The doors opened to the sides of the altar and the boy-priests, all younger than Ricky, entered carrying their trays with mounds of white flesh and cups of red blood. Ricky’s stomach ached, seizing, refusing, and each priestly-boy, solemn of face and dour of mien held out the sacrament to the penitents and each of them took and swallowed the meat and drank the blood. The young girls in bloom, young girls in pink and white, young girls with long hair, young girls wearing springtime bright savored the meat and the blood. Ricky saw the army of locusts—the Church mothers in their black shells—rattling, their jaws clattering as they devoured the meat of Christ, drank the blood of Christ, gnawed the bones of Christ, their jaws dripping with the blood of Jesus Christ, the meat of Jesus Christ caught in their teeth. And Ricky tasted the vomit at the root of his tongue. He checked his watch, nine-fifteen, he glanced up at the boy-priest—wearing his black pants, his white shirt, his hair trimmed and neat, his angelic face open and clear, his eyes as shallow as drops of rain—holding the flesh on a tray in his left hand. In his right the offering of blood flowed with the thick redness of the man on the cross and the rot in Ricky’s throat boiled up.
He gagged. He held out his hand NO, and he shook his head. The boy-priest, ignorant of what he was doing, but doing it as he had been taught to do it, offered the flesh and blood to Ricky again and Ricky saw in the pools of red the squirming nailed-down Jesus who reached out of his own anguish to mouth words that floated silent as fish bubbles in an aquarium, and Ricky stayed the boy’s hand. Above the receptacles of violence, above the torn meat, he looked at the boy, the priest, the scion of Aaron who had the sacred oil on his forehead and had kissed the rod of Aaron, and Ricky felt his own chest cave in with the weight of the sacrifice. He said, in a loud voice, breaking the silence of the sacrament,
The boy, still offering the meat and blood, blinked. Ricky said it again,
Run. Get out while you have the chance. You don’t want to be here in five years. You don’t have to stay.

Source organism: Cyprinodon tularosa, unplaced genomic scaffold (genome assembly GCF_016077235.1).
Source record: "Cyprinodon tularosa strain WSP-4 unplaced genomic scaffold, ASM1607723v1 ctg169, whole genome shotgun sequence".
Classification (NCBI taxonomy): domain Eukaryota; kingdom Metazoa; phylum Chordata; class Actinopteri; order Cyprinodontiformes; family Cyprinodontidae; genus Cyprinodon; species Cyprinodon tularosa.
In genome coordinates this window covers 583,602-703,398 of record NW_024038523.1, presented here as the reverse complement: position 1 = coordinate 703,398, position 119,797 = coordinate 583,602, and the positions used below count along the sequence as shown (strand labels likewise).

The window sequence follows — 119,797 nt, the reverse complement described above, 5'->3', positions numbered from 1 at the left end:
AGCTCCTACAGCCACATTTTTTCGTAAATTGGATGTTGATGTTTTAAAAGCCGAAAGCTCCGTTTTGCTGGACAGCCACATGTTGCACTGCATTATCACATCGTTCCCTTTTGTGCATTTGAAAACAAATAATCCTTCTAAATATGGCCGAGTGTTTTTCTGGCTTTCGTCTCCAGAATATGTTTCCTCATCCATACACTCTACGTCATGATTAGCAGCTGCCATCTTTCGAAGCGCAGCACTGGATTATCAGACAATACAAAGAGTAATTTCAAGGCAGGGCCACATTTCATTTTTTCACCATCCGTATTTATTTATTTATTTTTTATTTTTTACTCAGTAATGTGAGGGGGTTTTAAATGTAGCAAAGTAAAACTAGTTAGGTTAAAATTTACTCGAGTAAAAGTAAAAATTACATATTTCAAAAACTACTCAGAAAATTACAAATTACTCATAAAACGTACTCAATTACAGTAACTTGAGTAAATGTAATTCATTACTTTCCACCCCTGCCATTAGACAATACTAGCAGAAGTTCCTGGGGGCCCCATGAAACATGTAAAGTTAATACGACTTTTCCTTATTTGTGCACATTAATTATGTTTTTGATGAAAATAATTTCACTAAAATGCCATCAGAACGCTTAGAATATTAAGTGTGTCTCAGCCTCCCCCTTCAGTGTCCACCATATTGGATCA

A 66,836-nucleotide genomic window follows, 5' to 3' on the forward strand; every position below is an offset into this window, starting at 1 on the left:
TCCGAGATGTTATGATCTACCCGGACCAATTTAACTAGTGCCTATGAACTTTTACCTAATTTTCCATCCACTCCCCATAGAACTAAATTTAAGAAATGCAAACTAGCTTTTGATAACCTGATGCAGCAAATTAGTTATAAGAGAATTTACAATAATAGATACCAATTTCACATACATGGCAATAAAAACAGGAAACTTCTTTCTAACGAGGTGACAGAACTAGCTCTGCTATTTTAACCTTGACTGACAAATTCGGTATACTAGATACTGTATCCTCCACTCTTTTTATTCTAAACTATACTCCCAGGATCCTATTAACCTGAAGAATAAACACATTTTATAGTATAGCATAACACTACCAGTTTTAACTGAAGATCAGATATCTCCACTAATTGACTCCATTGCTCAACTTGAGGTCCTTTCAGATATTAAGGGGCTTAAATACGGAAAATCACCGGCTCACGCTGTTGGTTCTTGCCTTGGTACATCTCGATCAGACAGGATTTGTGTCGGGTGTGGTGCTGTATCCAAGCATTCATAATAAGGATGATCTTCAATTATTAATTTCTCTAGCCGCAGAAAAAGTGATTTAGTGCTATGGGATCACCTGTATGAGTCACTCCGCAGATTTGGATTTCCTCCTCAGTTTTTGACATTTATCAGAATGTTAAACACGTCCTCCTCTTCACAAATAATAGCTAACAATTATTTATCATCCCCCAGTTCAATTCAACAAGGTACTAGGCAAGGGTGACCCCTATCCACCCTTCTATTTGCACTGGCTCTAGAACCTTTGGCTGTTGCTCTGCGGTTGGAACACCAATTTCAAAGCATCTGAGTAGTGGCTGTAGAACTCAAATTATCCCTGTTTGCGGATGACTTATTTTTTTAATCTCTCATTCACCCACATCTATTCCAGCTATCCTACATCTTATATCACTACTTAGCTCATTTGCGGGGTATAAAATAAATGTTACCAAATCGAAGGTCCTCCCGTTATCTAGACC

The boy, eyes struck with fear, glanced to his left at the valley of pews where the girls in white waited, bare legs, knees wide, their own juicy offerings temptation beyond any imagination. To his right the black army of locusts hovered in their somber gowns and thick black-soled shoes, their legs covered in black, their hair forced into buns at the backs of their heads and the boy, trembling, shook until the blood sloshed out of the chalices to stain the whiteness of the flesh on the tray. Quaking, he glanced at the Elders on the dais, themselves in black, their beards thick as baled hay and Ricky again said,
Run. Don’t you see what they’re doing?
The boy, backing away, turned then and fell to his knees, dropped his slaughter on the floor, and sobbed.
One of the Elders, nameless, faceless, rose to his full height and in breaking the ritual drew a shout from the kneeling women. He pointed a lightning bolt finger at Ricky and he seethed and hissed the words—Ricky Edwards, you are apostate, get thee—
Teresa broke the rapture with a thunder-chord on the organ and Ricky did rise and he did walk into the aisle in a slow processional to the doors where the blood-red crosses, nailed to the dogwood, hung, shocking red slashes. There he turned to face the rows, the pews, the Elders, the silent dark mothers, the pale-skinned girls and Sandra Tate standing in the aisle at the end of the row of white dresses. She held her hands over her mouth. Holding back a scream? A shout? A cry? And the pink ribbon in her hair seemed to pulsate with each beat of her heart, turning redder and redder, about to explode in a flood, a shower of blood.
Ricky shoved open the doors and he walked out of the tabernacle. He entered the night, entered the crisp and misty night, and he let the doors slam shut but through their thickness he heard Teresa, heard her heaving heart in the music. Ricky walked away.